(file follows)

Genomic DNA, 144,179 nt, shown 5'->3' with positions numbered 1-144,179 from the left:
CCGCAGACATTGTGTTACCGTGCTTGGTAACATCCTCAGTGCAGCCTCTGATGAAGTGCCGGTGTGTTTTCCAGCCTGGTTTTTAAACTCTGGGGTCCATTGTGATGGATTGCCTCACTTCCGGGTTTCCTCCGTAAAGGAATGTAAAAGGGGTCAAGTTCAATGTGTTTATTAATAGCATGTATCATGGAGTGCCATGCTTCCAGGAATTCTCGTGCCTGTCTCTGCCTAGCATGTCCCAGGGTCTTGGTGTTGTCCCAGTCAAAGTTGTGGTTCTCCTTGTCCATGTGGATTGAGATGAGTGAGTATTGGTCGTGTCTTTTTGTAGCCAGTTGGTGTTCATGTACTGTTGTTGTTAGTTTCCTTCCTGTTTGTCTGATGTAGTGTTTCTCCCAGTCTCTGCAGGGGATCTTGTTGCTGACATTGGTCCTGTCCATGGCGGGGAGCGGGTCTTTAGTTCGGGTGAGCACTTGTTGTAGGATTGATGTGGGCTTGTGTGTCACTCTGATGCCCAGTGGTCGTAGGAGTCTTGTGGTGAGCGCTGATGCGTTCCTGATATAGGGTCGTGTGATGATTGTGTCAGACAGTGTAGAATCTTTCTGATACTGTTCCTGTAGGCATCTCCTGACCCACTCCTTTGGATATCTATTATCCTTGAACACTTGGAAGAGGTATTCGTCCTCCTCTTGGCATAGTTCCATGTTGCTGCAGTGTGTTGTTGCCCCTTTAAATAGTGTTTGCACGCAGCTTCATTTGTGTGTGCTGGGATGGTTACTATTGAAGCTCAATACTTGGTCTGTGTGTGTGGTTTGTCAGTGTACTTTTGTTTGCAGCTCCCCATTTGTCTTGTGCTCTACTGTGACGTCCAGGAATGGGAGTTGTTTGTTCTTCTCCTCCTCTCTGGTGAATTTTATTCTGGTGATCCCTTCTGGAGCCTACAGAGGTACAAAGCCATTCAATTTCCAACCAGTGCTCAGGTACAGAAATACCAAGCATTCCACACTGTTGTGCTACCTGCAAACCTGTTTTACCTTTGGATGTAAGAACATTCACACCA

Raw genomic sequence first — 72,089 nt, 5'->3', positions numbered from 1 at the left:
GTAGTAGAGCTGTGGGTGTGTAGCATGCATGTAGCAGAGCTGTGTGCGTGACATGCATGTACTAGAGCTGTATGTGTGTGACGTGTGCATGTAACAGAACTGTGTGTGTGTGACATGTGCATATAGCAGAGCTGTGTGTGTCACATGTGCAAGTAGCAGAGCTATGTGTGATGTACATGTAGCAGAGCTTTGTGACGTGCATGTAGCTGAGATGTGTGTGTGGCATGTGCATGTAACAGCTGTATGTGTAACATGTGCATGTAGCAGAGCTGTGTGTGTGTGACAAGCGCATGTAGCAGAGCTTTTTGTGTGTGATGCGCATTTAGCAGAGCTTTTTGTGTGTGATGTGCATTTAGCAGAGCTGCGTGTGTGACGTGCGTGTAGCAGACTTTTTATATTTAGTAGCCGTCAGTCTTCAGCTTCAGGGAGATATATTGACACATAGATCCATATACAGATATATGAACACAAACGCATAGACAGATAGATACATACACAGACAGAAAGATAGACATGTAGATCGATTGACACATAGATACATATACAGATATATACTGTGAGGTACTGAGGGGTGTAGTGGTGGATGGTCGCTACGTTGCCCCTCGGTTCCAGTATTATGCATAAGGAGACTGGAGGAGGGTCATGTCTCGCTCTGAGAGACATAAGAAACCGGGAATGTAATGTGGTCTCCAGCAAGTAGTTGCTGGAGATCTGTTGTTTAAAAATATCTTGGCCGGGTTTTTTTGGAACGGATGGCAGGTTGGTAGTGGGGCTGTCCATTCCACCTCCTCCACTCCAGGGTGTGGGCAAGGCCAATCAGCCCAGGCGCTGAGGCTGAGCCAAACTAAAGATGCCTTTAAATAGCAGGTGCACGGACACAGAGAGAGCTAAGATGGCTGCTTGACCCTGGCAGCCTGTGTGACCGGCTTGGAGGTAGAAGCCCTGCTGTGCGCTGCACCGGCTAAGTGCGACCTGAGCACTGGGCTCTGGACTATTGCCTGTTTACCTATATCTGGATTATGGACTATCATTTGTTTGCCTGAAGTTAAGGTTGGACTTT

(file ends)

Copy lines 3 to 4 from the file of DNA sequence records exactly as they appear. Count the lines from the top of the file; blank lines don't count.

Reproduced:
Raw genomic sequence first — 72,089 nt, 5'->3', positions numbered from 1 at the left:
GTAGTAGAGCTGTGGGTGTGTAGCATGCATGTAGCAGAGCTGTGTGCGTGACATGCATGTACTAGAGCTGTATGTGTGTGACGTGTGCATGTAACAGAACTGTGTGTGTGTGACATGTGCATATAGCAGAGCTGTGTGTGTCACATGTGCAAGTAGCAGAGCTATGTGTGATGTACATGTAGCAGAGCTTTGTGACGTGCATGTAGCTGAGATGTGTGTGTGGCATGTGCATGTAACAGCTGTATGTGTAACATGTGCATGTAGCAGAGCTGTGTGTGTGTGACAAGCGCATGTAGCAGAGCTTTTTGTGTGTGATGCGCATTTAGCAGAGCTTTTTGTGTGTGATGTGCATTTAGCAGAGCTGCGTGTGTGACGTGCGTGTAGCAGACTTTTTATATTTAGTAGCCGTCAGTCTTCAGCTTCAGGGAGATATATTGACACATAGATCCATATACAGATATATGAACACAAACGCATAGACAGATAGATACATACACAGACAGAAAGATAGACATGTAGATCGATTGACACATAGATACATATACAGATATATACTGTGAGGTACTGAGGGGTGTAGTGGTGGATGGTCGCTACGTTGCCCCTCGGTTCCAGTATTATGCATAAGGAGACTGGAGGAGGGTCATGTCTCGCTCTGAGAGACATAAGAAACCGGGAATGTAATGTGGTCTCCAGCAAGTAGTTGCTGGAGATCTGTTGTTTAAAAATATCTTGGCCGGGTTTTTTTGGAACGGATGGCAGGTTGGTAGTGGGGCTGTCCATTCCACCTCCTCCACTCCAGGGTGTGGGCAAGGCCAATCAGCCCAGGCGCTGAGGCTGAGCCAAACTAAAGATGCCTTTAAATAGCAGGTGCACGGACACAGAGAGAGCTAAGATGGCTGCTTGACCCTGGCAGCCTGTGTGACCGGCTTGGAGGTAGAAGCCCTGCTGTGCGCTGCACCGGCTAAGTGCGACCTGAGCACTGGGCTCTGGACTATTGCCTGTTTACCTATATCTGGATTATGGACTATCATTTGTTTGCCTGAAGTTAAGGTTGGACTTT